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Lebanon Valley College Interns Inside PA Politics
08.07.13 |

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There are many opportunities for students to receive practical, “real life” experience at Lebanon Valley College. For those students interested in political science, or potentially a career in politics, there is no experience more beneficial than the Pennsylvania House of Representatives Legislative Fellowship Program. This 13-week, full-time position, has students participating in weekly workshops and hearing various speakers while observing in a leadership or Committee Chairman office at the state capitol in Harrisburg.

Since 2005, Dr. Philip Benesch has overseen the project at the Valley for 12 different students, “… All applications are meant to be coordinated through me, to streamline the process and maintain quality control. Students interested in the program should speak with me first; I will decide whether their GPA, transcript, and work capabilities are suited to the program; the final selection is, of course, made by the Bipartisan Management Committee at the PA House and, as previously mentioned, it is a highly competitive process.” While it is not impossible to receive the opportunity without a faculty advisor, it has happened only once in the past eight years.

The most recent of Benesch’s students to complete the fellowship is Roberto “Tito” Valdes. “I wanted to participate in the program because from the time that I can remember, I have had a keen interest in politics… however, I never had much exposure to state government.” Valdes said. “I decided to look into the fellowship and apply.” Specifically, Valdes worked in the office of Democratic Party Whip Michael K. Hanna.

Unlike many of the other workers, who spent most of their time with specific committees, Valdes worked in a leadership office, “I had the opportunity to see very diverse issues discussed and addressed. For some of my peers, this wasn't the case. They were very focused on a particular issue—whether it be gaming, veterans affairs, education, or anything along those lines. All very interesting topics—but I was exposed to a plethora of topics. This kept things interesting and refreshing.”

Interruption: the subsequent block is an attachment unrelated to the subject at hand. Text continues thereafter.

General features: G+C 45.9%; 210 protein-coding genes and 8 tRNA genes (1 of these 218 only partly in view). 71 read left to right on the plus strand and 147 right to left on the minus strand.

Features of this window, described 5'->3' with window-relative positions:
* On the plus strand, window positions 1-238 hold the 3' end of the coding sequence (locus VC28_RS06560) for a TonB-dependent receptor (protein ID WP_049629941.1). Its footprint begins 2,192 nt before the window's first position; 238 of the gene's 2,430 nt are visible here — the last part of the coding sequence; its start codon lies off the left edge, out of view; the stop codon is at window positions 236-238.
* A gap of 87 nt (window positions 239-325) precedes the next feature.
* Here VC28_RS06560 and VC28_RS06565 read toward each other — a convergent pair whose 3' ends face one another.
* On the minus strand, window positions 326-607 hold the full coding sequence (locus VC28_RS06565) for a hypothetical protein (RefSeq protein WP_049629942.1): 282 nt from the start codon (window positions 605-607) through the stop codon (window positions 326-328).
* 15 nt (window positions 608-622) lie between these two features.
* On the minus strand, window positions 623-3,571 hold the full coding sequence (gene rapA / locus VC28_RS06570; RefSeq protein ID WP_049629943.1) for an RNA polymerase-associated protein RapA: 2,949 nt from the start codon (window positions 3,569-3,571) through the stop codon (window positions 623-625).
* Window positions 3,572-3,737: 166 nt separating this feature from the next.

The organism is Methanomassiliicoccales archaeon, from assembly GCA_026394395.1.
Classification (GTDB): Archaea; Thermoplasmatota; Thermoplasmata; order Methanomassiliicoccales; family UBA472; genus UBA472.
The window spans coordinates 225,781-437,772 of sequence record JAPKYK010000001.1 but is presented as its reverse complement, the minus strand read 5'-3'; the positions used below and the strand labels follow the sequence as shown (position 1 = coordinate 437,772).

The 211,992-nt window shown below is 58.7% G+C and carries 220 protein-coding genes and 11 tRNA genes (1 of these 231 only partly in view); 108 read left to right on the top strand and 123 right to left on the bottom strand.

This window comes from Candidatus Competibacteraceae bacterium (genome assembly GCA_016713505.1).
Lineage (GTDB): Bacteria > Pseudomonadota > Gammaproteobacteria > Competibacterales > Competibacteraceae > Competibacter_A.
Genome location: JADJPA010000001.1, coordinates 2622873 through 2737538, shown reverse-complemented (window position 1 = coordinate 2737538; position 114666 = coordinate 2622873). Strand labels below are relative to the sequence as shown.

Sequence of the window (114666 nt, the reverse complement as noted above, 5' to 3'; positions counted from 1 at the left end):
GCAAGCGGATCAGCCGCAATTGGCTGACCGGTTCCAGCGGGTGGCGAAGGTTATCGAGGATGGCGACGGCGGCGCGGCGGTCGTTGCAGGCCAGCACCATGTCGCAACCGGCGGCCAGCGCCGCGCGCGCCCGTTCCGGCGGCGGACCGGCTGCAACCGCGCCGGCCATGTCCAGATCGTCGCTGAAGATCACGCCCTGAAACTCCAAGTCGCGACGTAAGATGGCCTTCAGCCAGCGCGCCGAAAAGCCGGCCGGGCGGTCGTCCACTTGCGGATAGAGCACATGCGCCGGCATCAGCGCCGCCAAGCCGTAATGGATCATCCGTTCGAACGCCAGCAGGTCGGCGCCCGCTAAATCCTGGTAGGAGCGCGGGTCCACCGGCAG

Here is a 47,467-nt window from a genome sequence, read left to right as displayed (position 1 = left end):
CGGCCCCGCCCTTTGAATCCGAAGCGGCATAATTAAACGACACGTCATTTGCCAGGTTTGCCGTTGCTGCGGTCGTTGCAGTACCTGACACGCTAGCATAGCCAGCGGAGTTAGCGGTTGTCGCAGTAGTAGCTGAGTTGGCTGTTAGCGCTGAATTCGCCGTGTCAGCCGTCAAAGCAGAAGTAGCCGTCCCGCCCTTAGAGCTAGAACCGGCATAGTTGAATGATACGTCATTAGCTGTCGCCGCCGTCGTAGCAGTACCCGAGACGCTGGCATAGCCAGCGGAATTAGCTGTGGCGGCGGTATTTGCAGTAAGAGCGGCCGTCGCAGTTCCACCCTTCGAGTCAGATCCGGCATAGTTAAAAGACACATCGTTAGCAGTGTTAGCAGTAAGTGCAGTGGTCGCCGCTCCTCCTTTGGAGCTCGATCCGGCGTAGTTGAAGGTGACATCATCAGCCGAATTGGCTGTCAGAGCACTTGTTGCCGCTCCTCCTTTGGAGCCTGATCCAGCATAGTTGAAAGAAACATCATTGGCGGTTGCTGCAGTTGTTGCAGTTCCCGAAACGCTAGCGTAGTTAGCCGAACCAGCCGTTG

This exposure helped Valdes with the final project all interns must complete: developing and defending an original piece of legislation on a topic of their choice.

Valdes chose to tackle the controversial topic of marriage and civil unions. His piece of legislation was actually an amendment to the already existing Title 23. His goal was to remove, completely, the word “marriage” from the law. Changing the idea of “marriage” to only exist in the private sense. Any union recognized by the government would be considered a civil union. Valdes’ presentation and defense can be seen on YouTube at this link:

When asked why he pushes his students to take on this opportunity, Dr. Benesch says, “The program is high-profile, competitive, full-time and paid. It provides students with remarkable exposure to the inside of the political process, direct working relationships with elected representatives, their staffers, committee resources, and legislative counsel.”

It’s hard to argue with Benesch as Valdes’ praise of the experience is proof that this experience is beneficial, realistic and potentially life changing, “The Pennsylvania House of Representatives Legislative Fellowship Program is amazing. You learn so much, meet so many amazing people, and have access that most interns don't dream of.”

Valdes, however, does warn those who might be discouraged by potential debate: “It is very political and sometimes the partisanship that is so characteristic of the dialogue that happens is discouraging at times but overall, I had an amazing experience. I would strongly recommend it for anyone with an interest in politics.”

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